The National Institutes of Health (NIH) has awarded a $900,000 grant to support one of the first basic-science studies exploring the observation that, in some people, fever eases the symptoms of autism.
The study follow up on the growing number of reports from parents who describe how the onset of fever – for instance during a cold – improves sociability and communication in children who have autism.
"Like many research topics, the phenomenon isn't totally unknown, but exact mechanisms linking body temperature and autism haven't yet been organized as a principle and unpacked to see how it could work," says senior investigator Jeffrey Alberts. Dr. Alberts heads a developmental psychobiology laboratory at Indiana University. His research associate Christopher Harshaw will lead the study.
Their team will examine two types of mice: those with genetic mutations that lead to autism-like social dysfunction and those whose ability to generate heat and regulate body temperature has been impaired. This will enable them to look at the basic biology linking temperature regulation to social behavior.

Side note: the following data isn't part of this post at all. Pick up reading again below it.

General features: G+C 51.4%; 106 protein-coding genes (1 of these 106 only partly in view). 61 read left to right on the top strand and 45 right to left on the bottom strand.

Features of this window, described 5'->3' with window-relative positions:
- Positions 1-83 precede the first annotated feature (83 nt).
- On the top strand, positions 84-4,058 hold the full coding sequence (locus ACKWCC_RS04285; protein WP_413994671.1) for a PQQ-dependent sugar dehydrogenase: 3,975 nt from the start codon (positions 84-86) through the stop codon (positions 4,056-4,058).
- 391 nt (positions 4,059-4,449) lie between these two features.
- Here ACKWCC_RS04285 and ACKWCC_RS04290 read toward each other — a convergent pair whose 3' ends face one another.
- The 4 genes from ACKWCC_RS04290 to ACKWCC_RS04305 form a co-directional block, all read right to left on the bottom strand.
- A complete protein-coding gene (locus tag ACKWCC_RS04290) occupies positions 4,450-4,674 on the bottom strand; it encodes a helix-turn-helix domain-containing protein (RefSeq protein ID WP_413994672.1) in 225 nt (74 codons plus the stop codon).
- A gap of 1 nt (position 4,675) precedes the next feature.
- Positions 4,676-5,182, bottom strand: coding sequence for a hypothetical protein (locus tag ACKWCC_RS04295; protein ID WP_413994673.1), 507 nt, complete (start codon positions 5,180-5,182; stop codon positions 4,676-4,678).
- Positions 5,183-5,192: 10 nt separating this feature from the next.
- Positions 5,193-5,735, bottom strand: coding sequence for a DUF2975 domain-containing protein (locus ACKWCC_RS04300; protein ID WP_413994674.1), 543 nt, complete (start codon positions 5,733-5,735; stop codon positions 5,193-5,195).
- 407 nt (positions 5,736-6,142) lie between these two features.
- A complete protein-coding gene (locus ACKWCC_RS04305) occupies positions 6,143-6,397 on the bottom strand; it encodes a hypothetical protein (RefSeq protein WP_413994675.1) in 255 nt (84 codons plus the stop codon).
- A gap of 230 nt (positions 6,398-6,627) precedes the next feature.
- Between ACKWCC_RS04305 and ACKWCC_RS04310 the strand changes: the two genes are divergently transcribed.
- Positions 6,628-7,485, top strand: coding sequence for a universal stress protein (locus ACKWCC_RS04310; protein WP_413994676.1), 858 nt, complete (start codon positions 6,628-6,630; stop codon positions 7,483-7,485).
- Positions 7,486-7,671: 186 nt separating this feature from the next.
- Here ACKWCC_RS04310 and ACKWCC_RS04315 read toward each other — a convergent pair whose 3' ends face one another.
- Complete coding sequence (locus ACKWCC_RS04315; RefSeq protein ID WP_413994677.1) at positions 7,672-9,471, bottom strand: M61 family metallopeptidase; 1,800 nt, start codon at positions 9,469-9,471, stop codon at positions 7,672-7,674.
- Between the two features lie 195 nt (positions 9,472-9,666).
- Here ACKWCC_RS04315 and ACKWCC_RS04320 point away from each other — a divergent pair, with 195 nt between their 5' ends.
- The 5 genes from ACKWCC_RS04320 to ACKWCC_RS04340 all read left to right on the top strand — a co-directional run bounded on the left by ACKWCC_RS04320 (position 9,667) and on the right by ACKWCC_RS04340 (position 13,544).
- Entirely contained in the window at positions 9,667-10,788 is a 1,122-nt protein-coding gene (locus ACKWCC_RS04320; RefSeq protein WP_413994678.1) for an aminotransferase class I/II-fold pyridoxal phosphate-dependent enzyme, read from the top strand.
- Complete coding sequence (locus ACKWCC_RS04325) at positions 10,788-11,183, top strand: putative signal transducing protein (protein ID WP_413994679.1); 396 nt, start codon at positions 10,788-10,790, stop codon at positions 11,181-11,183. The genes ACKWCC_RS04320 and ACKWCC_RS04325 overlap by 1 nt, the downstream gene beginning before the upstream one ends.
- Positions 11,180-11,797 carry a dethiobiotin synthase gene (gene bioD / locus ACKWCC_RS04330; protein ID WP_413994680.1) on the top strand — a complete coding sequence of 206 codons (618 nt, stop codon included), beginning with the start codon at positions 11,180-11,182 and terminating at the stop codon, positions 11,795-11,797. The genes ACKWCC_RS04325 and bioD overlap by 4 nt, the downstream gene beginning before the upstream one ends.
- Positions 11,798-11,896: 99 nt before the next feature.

In the mice with autism-like symptoms, the IU scientists will examine the ability to maintain proper body temperature. In the mice with poor heat regulation, they will study social development from infancy to adulthood.
"We're predicting these two types of mice are going to intersect; that the inability to produce heat is going to affect individuals' social behavior, as well as affect their interactions with their mother and alter the dynamics of the group," Dr. Alberts says. "By the same token, in those with impaired social behavior, we expect to find problems maintaining body temperature."
The investigators will also compare the behavior and biology of both types of mice to a control group of mice with normal social and heat-regulating abilities.
Based on the reports from parents about fever and autism, the IU scientists predict that their research findings will produce important information to guide future studies enrolling people who have autism.
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